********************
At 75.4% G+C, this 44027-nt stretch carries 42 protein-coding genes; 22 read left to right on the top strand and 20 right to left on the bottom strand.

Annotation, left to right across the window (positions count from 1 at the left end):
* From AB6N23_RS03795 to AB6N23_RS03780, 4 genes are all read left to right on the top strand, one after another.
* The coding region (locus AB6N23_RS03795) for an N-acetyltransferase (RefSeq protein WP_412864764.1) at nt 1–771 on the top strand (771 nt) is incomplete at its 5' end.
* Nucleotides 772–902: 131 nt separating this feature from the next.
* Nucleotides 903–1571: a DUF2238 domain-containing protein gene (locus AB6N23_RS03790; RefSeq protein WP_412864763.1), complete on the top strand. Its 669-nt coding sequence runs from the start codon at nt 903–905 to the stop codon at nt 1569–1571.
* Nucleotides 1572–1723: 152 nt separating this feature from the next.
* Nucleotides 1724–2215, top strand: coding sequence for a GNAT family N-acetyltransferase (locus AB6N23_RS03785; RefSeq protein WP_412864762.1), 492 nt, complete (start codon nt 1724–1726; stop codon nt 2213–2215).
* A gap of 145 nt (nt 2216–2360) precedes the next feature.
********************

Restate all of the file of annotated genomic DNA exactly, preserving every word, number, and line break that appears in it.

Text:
At 75.4% G+C, this 44027-nt stretch carries 42 protein-coding genes; 22 read left to right on the top strand and 20 right to left on the bottom strand.

Annotation, left to right across the window (positions count from 1 at the left end):
* From AB6N23_RS03795 to AB6N23_RS03780, 4 genes are all read left to right on the top strand, one after another.
* The coding region (locus AB6N23_RS03795) for an N-acetyltransferase (RefSeq protein WP_412864764.1) at nt 1–771 on the top strand (771 nt) is incomplete at its 5' end.
* Nucleotides 772–902: 131 nt separating this feature from the next.
* Nucleotides 903–1571: a DUF2238 domain-containing protein gene (locus AB6N23_RS03790; RefSeq protein WP_412864763.1), complete on the top strand. Its 669-nt coding sequence runs from the start codon at nt 903–905 to the stop codon at nt 1569–1571.
* Nucleotides 1572–1723: 152 nt separating this feature from the next.
* Nucleotides 1724–2215, top strand: coding sequence for a GNAT family N-acetyltransferase (locus AB6N23_RS03785; RefSeq protein WP_412864762.1), 492 nt, complete (start codon nt 1724–1726; stop codon nt 2213–2215).
* A gap of 145 nt (nt 2216–2360) precedes the next feature.